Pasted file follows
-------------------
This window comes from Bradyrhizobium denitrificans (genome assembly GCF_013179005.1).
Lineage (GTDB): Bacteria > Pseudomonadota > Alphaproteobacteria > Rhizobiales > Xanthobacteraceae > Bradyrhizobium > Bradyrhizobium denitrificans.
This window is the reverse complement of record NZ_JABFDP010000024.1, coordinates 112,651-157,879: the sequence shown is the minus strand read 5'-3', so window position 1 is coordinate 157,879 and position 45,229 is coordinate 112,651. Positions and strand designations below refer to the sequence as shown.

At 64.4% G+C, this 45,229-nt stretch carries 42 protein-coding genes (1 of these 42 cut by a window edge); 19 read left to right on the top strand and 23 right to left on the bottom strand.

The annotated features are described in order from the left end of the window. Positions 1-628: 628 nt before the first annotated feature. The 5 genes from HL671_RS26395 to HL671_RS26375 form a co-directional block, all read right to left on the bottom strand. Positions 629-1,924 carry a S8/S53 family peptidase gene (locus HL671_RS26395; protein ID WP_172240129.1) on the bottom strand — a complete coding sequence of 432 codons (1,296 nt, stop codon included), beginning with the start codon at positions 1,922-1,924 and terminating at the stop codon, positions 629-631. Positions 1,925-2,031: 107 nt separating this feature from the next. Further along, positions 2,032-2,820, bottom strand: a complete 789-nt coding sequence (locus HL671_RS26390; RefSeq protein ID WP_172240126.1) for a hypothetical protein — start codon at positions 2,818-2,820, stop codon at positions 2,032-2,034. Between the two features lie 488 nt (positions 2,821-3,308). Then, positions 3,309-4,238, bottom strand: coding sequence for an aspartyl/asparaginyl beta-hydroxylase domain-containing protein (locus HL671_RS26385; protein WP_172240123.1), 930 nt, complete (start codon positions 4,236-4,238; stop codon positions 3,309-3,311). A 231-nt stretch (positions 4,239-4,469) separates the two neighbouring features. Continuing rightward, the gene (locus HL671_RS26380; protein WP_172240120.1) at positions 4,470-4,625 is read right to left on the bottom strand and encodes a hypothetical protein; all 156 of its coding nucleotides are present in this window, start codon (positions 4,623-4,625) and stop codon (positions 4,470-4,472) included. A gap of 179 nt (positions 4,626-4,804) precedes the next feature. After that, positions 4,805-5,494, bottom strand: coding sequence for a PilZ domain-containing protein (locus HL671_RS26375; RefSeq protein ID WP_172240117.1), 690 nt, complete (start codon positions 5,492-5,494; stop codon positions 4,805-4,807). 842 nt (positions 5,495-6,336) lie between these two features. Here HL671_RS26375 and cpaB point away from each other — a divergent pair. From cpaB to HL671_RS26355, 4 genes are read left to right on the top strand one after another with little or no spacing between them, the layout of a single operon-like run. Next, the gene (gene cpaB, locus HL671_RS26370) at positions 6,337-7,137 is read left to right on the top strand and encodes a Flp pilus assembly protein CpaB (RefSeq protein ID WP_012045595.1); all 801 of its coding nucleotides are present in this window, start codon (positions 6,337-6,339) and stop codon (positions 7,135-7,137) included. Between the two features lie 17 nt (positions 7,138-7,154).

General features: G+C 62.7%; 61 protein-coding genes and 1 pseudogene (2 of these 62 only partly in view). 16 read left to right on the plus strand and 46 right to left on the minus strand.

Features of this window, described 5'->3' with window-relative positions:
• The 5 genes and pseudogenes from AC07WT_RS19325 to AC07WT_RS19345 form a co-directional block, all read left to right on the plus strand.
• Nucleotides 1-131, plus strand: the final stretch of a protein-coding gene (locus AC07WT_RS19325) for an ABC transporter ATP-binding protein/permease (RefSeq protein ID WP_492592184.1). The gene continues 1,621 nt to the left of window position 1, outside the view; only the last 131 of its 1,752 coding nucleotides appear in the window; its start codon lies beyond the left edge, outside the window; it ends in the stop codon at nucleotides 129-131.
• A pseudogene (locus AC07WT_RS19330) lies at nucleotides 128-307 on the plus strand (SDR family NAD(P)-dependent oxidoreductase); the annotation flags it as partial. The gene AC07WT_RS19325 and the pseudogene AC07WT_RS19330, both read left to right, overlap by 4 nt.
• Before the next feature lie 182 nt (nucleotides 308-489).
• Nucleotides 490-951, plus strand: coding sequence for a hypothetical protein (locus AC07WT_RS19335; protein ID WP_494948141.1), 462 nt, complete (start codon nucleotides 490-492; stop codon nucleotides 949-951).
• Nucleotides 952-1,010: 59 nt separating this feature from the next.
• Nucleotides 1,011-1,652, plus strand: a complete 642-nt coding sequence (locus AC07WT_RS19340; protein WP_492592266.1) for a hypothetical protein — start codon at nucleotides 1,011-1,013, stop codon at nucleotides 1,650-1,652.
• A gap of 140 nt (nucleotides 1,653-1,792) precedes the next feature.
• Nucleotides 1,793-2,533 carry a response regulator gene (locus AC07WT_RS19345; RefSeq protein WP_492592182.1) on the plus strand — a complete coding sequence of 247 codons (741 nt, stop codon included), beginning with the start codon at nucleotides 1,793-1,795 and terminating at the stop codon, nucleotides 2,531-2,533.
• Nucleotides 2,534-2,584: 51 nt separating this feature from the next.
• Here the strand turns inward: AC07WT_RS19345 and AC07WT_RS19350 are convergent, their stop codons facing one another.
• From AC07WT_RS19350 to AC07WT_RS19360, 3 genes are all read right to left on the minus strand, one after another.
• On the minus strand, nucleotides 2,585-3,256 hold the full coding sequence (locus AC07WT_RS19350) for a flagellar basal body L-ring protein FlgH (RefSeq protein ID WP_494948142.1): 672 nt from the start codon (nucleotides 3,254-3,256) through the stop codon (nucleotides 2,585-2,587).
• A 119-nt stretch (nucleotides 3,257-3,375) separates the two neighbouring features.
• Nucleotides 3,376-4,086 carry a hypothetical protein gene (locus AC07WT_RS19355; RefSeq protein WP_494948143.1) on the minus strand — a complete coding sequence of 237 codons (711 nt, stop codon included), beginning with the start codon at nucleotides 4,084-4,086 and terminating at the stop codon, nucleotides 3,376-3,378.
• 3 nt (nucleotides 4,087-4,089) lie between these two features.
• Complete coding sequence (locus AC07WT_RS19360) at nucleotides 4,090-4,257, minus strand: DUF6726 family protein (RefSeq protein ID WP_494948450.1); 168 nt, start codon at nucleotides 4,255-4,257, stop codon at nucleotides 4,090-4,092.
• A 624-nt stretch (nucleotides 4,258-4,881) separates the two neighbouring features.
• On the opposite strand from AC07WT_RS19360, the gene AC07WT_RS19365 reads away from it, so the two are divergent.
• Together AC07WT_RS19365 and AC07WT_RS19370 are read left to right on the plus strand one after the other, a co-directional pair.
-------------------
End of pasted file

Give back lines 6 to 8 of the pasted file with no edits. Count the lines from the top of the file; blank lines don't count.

General features: G+C 62.7%; 61 protein-coding genes and 1 pseudogene (2 of these 62 only partly in view). 16 read left to right on the plus strand and 46 right to left on the minus strand.

Features of this window, described 5'->3' with window-relative positions:
• The 5 genes and pseudogenes from AC07WT_RS19325 to AC07WT_RS19345 form a co-directional block, all read left to right on the plus strand.